Last Friday, I went on a hiking trip to the South Cumberland Recreation Area. The goal was to capture some of the fall foliage before it was gone and to get a little exercise. My friend Barry had been talking about how beautiful the pictures he had seen of the area were, so we set a date and headed out with another friend of ours.
The trail we hiked started at the north end of the Fiery Gizzard, up to Raven Point, then looped back along the plateau to where we began. We set off from the trailhead and the grandeur of this place is evident right from the beginning. The descent into the gorge starts immediately. It was a chilly morning and the temperature dropped quickly the further down we went. It was a good motivator to get the blood flowing and make some headway.
There was just so much to take in. There is a stream running along side most of the trail. It was mostly a trickle due to the dry weather we’ve had, but the waterline on the rocks showed at some points it would be about twenty feet across at times. The trees are thick, with much of the trail being covered by a web of roots that are hard as rock.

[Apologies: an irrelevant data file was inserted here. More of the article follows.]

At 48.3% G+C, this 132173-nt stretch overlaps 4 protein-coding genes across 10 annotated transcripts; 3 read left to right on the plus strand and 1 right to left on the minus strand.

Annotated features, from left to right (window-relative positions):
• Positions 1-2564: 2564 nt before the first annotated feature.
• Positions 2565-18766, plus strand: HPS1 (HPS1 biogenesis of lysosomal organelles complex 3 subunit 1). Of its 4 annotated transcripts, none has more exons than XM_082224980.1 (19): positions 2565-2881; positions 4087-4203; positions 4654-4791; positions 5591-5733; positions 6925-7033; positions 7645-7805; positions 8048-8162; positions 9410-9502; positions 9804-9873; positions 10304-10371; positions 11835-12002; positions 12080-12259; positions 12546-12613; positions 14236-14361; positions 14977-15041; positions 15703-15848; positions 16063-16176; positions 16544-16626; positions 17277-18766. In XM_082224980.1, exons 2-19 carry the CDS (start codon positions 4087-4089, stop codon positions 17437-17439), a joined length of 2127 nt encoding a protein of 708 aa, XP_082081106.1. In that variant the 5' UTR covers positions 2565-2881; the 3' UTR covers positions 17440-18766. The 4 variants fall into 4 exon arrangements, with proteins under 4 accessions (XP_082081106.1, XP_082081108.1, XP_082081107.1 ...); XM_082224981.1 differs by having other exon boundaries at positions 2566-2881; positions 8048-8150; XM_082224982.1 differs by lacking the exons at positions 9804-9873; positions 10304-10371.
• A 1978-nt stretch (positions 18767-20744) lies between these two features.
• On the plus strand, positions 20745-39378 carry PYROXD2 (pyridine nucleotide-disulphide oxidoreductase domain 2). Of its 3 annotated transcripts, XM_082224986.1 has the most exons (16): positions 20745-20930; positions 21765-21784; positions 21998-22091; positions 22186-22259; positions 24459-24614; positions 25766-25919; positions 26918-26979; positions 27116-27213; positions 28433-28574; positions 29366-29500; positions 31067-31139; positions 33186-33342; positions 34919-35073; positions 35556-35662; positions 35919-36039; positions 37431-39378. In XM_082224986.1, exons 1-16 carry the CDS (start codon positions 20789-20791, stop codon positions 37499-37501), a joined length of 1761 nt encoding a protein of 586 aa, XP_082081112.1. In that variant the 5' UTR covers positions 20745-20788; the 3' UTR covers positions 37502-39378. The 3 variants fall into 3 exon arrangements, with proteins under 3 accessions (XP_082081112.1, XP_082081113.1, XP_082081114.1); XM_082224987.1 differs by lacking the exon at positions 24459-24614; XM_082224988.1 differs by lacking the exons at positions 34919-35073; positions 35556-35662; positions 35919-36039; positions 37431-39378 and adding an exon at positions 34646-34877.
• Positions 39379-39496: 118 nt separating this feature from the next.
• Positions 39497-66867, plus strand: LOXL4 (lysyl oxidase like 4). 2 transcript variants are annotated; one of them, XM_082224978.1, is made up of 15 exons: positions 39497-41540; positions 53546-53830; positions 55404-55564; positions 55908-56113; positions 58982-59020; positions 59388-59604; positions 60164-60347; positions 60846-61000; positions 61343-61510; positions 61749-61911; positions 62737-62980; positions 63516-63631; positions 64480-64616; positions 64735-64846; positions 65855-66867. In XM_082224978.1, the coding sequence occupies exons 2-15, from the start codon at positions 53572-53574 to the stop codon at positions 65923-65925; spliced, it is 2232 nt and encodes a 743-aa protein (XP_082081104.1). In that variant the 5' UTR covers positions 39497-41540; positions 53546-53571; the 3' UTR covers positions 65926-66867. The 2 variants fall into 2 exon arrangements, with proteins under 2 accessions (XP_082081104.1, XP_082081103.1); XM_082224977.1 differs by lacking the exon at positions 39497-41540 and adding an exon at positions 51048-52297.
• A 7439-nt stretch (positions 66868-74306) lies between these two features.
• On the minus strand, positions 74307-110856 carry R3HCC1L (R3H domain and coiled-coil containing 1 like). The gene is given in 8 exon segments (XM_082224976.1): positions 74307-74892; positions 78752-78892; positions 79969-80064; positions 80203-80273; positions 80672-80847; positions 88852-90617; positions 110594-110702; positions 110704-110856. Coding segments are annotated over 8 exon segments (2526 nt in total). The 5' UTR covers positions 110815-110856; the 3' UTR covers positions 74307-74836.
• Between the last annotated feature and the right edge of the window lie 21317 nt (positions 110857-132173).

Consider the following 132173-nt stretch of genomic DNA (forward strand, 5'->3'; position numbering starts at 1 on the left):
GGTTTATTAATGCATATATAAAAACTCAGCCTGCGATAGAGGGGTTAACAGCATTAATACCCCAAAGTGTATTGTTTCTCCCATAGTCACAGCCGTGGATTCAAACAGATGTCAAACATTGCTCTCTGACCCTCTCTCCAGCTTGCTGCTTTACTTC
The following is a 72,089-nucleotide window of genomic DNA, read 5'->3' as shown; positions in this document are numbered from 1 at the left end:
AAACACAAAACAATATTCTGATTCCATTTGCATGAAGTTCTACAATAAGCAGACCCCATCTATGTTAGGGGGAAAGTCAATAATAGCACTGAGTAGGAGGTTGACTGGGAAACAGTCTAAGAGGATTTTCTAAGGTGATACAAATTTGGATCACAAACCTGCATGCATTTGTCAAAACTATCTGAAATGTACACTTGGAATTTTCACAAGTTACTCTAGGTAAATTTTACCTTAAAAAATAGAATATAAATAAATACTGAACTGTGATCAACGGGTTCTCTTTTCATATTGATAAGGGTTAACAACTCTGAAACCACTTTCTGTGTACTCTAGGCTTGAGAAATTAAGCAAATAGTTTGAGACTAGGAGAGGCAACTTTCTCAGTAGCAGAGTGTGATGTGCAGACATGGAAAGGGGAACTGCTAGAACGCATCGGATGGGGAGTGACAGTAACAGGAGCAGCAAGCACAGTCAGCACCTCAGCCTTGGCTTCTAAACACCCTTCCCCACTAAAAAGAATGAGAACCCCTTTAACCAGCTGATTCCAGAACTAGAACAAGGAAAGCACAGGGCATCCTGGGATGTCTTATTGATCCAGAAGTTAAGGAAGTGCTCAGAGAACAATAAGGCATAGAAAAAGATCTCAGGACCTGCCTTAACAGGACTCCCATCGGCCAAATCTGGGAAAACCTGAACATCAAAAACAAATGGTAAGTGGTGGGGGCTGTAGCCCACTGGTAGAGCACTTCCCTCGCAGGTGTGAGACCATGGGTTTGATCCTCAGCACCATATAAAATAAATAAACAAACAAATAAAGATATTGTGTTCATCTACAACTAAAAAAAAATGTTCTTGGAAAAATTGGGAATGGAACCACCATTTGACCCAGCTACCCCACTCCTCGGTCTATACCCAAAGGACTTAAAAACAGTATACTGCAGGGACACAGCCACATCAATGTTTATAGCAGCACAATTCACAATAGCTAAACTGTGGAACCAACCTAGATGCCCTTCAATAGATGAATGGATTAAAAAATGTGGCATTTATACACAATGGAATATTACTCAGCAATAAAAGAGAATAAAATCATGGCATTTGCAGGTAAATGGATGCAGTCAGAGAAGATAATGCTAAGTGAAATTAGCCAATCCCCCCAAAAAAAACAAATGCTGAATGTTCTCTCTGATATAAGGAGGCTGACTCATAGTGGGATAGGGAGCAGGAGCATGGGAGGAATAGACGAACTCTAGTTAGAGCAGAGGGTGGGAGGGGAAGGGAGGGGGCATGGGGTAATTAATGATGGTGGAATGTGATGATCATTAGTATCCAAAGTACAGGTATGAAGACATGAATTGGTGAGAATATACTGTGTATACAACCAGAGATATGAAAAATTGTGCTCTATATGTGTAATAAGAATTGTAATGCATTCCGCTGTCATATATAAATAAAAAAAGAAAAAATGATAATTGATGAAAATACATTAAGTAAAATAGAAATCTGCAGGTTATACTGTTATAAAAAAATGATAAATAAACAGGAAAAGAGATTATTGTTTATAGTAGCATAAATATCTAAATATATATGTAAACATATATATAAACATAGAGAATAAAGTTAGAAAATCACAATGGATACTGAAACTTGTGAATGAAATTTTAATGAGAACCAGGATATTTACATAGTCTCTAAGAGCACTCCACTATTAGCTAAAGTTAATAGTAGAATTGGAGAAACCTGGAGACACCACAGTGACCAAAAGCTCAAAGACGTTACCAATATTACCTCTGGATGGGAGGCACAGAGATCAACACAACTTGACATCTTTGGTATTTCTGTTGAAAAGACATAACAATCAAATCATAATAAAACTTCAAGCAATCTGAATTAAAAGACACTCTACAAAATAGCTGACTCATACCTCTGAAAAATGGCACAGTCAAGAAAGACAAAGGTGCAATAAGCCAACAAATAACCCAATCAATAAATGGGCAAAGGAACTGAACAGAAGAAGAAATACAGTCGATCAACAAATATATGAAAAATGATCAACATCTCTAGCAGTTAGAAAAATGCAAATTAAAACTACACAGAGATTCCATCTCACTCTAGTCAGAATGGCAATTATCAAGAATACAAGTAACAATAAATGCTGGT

And, of course, there’s the rocks. Everywhere.
Huge rockslides are everywhere in the Fiery Gizzard trail. I’m guessing that’s where the name came from. The Devil’s gall bladder might have been more appropriate. It’s an amazing sight to behold. The landscape is just striped with them. These aren’t Disney rocks all carefully and securely placed, many of them move when you step on them. If you’re thinking of going, make sure you’ve got some good boots. Wearing tennis shoes is asking for an ankle injury, and that’s not good in a place where no vehicles can get to you.
It is a completely different world down there. The hike was rough, the scenery was incredible, and I was reminded again how small I am in the universe. There is just something remarkably humbling about being immersed in nature like that. I spent a lot of the day thinking about when I was younger and got out into nature more often, and the people I went there with. Some of them I haven’t seen in a very long time and some of them are just gone.
The still of the forest brings back lots of memories. There’s no click or buzz or hum to distract the mind from opening up places that have gone unnoticed amongst the noise. Places that are always there and always will be. The purity of their makeup doesn’t allow them to compete for attention. Instead, the environment must be just right, and I must be quiet and ready for them to return. Like morning light filtering through the trees, they slowly grow brighter, and the path I need to be on is clearer.